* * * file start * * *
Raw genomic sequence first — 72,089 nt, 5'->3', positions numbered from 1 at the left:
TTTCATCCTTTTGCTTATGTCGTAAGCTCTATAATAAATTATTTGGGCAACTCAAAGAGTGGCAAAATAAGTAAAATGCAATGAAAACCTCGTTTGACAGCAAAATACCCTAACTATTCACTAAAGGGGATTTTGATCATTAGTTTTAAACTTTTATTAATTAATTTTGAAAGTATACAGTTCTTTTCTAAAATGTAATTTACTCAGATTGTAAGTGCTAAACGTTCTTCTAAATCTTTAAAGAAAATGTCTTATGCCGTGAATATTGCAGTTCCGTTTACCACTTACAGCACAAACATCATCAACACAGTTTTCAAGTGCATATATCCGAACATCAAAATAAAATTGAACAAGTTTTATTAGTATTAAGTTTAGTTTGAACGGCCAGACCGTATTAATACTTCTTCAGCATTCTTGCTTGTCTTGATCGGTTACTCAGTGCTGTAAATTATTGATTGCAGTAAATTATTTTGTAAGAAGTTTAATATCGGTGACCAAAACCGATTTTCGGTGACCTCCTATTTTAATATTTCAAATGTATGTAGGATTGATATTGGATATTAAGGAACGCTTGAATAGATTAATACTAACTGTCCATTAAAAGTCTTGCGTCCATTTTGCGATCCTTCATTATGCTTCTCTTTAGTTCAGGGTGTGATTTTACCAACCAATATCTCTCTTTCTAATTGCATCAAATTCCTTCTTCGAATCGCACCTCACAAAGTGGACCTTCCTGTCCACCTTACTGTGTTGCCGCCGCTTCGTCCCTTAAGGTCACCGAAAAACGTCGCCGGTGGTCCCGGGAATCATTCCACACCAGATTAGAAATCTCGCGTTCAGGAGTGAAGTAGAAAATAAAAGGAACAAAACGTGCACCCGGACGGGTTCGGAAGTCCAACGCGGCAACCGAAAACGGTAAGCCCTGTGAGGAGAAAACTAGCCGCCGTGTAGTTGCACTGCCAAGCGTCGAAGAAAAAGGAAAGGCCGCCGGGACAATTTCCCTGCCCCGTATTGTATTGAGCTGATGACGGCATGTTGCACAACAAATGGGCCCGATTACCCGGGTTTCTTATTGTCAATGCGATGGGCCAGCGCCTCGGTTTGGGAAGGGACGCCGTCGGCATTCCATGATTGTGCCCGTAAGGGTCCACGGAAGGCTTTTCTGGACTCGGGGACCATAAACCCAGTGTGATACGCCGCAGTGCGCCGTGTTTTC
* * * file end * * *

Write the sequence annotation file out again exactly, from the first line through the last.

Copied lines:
Raw genomic sequence first — 72,089 nt, 5'->3', positions numbered from 1 at the left:
TTTCATCCTTTTGCTTATGTCGTAAGCTCTATAATAAATTATTTGGGCAACTCAAAGAGTGGCAAAATAAGTAAAATGCAATGAAAACCTCGTTTGACAGCAAAATACCCTAACTATTCACTAAAGGGGATTTTGATCATTAGTTTTAAACTTTTATTAATTAATTTTGAAAGTATACAGTTCTTTTCTAAAATGTAATTTACTCAGATTGTAAGTGCTAAACGTTCTTCTAAATCTTTAAAGAAAATGTCTTATGCCGTGAATATTGCAGTTCCGTTTACCACTTACAGCACAAACATCATCAACACAGTTTTCAAGTGCATATATCCGAACATCAAAATAAAATTGAACAAGTTTTATTAGTATTAAGTTTAGTTTGAACGGCCAGACCGTATTAATACTTCTTCAGCATTCTTGCTTGTCTTGATCGGTTACTCAGTGCTGTAAATTATTGATTGCAGTAAATTATTTTGTAAGAAGTTTAATATCGGTGACCAAAACCGATTTTCGGTGACCTCCTATTTTAATATTTCAAATGTATGTAGGATTGATATTGGATATTAAGGAACGCTTGAATAGATTAATACTAACTGTCCATTAAAAGTCTTGCGTCCATTTTGCGATCCTTCATTATGCTTCTCTTTAGTTCAGGGTGTGATTTTACCAACCAATATCTCTCTTTCTAATTGCATCAAATTCCTTCTTCGAATCGCACCTCACAAAGTGGACCTTCCTGTCCACCTTACTGTGTTGCCGCCGCTTCGTCCCTTAAGGTCACCGAAAAACGTCGCCGGTGGTCCCGGGAATCATTCCACACCAGATTAGAAATCTCGCGTTCAGGAGTGAAGTAGAAAATAAAAGGAACAAAACGTGCACCCGGACGGGTTCGGAAGTCCAACGCGGCAACCGAAAACGGTAAGCCCTGTGAGGAGAAAACTAGCCGCCGTGTAGTTGCACTGCCAAGCGTCGAAGAAAAAGGAAAGGCCGCCGGGACAATTTCCCTGCCCCGTATTGTATTGAGCTGATGACGGCATGTTGCACAACAAATGGGCCCGATTACCCGGGTTTCTTATTGTCAATGCGATGGGCCAGCGCCTCGGTTTGGGAAGGGACGCCGTCGGCATTCCATGATTGTGCCCGTAAGGGTCCACGGAAGGCTTTTCTGGACTCGGGGACCATAAACCCAGTGTGATACGCCGCAGTGCGCCGTGTTTTC